The Bare Minimum
Why pay big bucks for PCs with fancy functions you don't need?
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Compaq, IBM and Hewlett-Packard have brought a new kind ofmachine to market-think smaller, sleeker and cheaper. Borrowingtheir looks from slim, fashion-conscious information appliances,the latest breed of desktop machine is aimed squarely at thebusiness user. Lacking the muscle to handle high-end graphics ordatabase applications, these computers are designed instead forword processing, basic office applications and, of course, theInternet.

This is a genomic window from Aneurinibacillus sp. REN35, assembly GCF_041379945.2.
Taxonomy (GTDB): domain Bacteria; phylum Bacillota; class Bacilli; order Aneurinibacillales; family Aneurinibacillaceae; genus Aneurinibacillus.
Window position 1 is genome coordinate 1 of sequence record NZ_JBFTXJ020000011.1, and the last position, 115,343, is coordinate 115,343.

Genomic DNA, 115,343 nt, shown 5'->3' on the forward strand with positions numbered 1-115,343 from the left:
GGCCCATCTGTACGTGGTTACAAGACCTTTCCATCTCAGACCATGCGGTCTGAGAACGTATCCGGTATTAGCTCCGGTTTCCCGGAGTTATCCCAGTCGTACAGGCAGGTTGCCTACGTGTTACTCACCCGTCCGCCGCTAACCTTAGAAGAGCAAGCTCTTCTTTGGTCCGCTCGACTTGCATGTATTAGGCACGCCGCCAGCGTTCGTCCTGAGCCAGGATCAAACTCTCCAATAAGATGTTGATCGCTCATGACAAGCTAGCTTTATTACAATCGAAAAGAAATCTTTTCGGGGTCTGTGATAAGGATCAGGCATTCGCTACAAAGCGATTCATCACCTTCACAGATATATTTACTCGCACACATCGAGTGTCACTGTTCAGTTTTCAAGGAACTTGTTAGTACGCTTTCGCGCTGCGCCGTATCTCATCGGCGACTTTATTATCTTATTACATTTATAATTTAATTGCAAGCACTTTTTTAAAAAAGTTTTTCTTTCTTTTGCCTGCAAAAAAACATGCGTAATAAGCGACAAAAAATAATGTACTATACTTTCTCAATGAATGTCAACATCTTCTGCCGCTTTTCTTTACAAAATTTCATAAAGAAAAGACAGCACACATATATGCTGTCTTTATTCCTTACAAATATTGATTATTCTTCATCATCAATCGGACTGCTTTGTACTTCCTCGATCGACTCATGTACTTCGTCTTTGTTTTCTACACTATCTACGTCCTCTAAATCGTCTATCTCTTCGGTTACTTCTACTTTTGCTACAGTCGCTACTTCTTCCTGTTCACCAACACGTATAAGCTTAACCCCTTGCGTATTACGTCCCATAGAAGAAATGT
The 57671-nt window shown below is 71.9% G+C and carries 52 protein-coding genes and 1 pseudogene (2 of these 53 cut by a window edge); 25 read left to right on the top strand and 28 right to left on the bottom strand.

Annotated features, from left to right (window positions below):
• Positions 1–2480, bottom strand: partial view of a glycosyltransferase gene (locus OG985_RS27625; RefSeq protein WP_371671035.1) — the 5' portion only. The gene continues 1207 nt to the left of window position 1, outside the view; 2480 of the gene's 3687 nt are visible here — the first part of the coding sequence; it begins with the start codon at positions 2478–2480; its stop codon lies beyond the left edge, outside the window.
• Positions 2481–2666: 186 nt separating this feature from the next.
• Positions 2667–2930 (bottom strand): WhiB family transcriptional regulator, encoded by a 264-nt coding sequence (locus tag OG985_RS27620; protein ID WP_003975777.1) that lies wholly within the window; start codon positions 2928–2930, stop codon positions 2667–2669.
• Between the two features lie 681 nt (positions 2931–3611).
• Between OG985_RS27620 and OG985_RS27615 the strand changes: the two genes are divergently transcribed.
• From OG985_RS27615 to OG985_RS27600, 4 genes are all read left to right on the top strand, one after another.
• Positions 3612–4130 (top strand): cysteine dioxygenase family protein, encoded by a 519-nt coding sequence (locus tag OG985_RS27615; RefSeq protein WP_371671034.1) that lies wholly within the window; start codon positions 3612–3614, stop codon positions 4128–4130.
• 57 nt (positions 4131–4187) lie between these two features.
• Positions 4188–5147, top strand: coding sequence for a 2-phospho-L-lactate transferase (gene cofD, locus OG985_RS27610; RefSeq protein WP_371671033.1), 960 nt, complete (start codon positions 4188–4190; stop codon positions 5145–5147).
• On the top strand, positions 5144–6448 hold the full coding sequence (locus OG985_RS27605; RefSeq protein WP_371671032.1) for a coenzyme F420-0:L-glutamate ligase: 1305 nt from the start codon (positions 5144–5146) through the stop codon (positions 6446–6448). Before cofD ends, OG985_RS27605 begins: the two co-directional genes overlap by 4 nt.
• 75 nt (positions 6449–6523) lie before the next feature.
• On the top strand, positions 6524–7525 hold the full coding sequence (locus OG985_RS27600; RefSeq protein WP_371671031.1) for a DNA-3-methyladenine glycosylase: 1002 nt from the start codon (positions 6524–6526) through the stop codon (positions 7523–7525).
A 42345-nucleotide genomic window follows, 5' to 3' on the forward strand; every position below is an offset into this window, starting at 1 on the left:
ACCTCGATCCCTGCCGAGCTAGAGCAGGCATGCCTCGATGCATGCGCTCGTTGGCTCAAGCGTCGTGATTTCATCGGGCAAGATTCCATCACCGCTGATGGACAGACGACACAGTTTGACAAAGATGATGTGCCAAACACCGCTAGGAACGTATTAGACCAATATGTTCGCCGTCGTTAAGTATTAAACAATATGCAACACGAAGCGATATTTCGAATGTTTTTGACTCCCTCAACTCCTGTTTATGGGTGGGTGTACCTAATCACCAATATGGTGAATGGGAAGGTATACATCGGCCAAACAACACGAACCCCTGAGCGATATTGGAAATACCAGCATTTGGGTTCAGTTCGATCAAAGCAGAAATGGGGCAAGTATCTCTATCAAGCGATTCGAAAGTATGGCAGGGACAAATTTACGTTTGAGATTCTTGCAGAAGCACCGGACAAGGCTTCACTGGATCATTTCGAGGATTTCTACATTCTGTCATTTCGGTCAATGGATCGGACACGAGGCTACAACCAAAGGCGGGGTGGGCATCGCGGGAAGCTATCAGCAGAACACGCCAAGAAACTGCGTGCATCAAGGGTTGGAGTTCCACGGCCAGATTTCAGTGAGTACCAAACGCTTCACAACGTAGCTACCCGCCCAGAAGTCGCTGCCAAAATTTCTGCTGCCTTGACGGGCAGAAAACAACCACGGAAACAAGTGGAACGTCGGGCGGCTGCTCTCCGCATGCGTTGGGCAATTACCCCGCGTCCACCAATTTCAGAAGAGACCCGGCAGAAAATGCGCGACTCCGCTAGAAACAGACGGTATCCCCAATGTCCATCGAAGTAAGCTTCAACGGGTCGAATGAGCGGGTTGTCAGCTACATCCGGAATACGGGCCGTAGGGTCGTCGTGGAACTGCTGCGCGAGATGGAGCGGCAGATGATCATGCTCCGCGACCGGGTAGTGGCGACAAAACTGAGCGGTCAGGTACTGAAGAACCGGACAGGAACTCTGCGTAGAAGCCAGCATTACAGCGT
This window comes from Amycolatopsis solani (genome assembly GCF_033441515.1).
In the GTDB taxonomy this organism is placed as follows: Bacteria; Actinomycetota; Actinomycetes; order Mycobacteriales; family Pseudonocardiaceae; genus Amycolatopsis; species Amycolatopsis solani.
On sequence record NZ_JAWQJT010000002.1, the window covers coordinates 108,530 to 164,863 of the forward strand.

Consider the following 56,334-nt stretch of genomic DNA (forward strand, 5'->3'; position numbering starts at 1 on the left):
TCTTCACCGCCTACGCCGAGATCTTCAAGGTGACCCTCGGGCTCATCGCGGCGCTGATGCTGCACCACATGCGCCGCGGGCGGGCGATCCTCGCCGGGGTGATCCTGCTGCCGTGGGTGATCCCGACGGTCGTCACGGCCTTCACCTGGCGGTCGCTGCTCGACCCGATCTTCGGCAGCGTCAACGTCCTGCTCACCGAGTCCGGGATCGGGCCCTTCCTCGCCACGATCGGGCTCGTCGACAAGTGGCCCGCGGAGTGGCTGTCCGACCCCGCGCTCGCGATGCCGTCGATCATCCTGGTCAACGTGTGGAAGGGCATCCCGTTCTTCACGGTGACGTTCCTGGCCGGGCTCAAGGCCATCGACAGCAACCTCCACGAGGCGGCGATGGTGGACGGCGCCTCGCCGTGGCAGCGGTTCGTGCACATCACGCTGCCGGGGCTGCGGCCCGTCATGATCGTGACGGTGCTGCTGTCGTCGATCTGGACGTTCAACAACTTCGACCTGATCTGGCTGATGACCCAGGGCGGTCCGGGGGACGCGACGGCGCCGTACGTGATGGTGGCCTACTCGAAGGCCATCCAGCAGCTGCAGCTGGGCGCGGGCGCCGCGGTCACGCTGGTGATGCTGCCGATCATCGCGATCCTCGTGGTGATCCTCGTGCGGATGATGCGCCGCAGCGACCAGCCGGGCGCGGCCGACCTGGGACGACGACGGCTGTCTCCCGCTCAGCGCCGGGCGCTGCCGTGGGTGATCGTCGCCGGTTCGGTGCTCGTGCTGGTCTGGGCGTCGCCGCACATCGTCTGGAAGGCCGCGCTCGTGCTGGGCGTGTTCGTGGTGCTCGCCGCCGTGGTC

Because looks alone don't sell business computers, themanufacturers have added features designed to appeal to employers.Compaq's iPAQ (www.compaq.com), for example, isavailable in Legacy (with parallel, serial and PS/2 ports) orLegacy-Free (USB-only) models. Starting at $499 (street), the iPAQalso sports built-in Ethernet and optional hot-swappable expansiondrives. This move toward simplicity in business computer design andmanagement has rubbed off on IBM's NetVista line (www.ibm.com) and HP's e-Vectra series(www.hp.com).
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